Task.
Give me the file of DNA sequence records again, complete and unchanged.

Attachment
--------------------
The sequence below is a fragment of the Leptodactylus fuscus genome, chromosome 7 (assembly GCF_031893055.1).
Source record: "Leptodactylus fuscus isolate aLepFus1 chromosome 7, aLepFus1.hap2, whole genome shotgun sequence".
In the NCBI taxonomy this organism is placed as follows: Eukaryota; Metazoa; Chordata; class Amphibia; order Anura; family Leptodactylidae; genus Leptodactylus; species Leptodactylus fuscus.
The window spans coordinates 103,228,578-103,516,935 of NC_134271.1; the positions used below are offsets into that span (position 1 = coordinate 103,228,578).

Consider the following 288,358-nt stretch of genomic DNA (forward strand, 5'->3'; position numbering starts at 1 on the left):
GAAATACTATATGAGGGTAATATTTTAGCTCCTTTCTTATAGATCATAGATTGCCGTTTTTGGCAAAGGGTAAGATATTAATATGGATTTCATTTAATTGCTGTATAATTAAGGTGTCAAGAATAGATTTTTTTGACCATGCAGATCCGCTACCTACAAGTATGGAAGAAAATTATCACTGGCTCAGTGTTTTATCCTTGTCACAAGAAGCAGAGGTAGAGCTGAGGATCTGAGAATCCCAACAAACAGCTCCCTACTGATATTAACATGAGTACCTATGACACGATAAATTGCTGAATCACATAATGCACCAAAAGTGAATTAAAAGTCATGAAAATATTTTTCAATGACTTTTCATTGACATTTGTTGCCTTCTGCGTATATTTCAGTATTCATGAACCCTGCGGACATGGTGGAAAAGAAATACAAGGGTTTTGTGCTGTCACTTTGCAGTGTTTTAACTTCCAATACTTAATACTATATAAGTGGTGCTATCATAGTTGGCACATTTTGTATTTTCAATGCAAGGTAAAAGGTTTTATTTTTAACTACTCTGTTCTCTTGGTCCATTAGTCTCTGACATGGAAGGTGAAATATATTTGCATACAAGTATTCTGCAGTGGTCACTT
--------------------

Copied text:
The sequence below is a fragment of the Leptodactylus fuscus genome, chromosome 7 (assembly GCF_031893055.1).
Source record: "Leptodactylus fuscus isolate aLepFus1 chromosome 7, aLepFus1.hap2, whole genome shotgun sequence".
In the NCBI taxonomy this organism is placed as follows: Eukaryota; Metazoa; Chordata; class Amphibia; order Anura; family Leptodactylidae; genus Leptodactylus; species Leptodactylus fuscus.
The window spans coordinates 103,228,578-103,516,935 of NC_134271.1; the positions used below are offsets into that span (position 1 = coordinate 103,228,578).

Consider the following 288,358-nt stretch of genomic DNA (forward strand, 5'->3'; position numbering starts at 1 on the left):
GAAATACTATATGAGGGTAATATTTTAGCTCCTTTCTTATAGATCATAGATTGCCGTTTTTGGCAAAGGGTAAGATATTAATATGGATTTCATTTAATTGCTGTATAATTAAGGTGTCAAGAATAGATTTTTTTGACCATGCAGATCCGCTACCTACAAGTATGGAAGAAAATTATCACTGGCTCAGTGTTTTATCCTTGTCACAAGAAGCAGAGGTAGAGCTGAGGATCTGAGAATCCCAACAAACAGCTCCCTACTGATATTAACATGAGTACCTATGACACGATAAATTGCTGAATCACATAATGCACCAAAAGTGAATTAAAAGTCATGAAAATATTTTTCAATGACTTTTCATTGACATTTGTTGCCTTCTGCGTATATTTCAGTATTCATGAACCCTGCGGACATGGTGGAAAAGAAATACAAGGGTTTTGTGCTGTCACTTTGCAGTGTTTTAACTTCCAATACTTAATACTATATAAGTGGTGCTATCATAGTTGGCACATTTTGTATTTTCAATGCAAGGTAAAAGGTTTTATTTTTAACTACTCTGTTCTCTTGGTCCATTAGTCTCTGACATGGAAGGTGAAATATATTTGCATACAAGTATTCTGCAGTGGTCACTT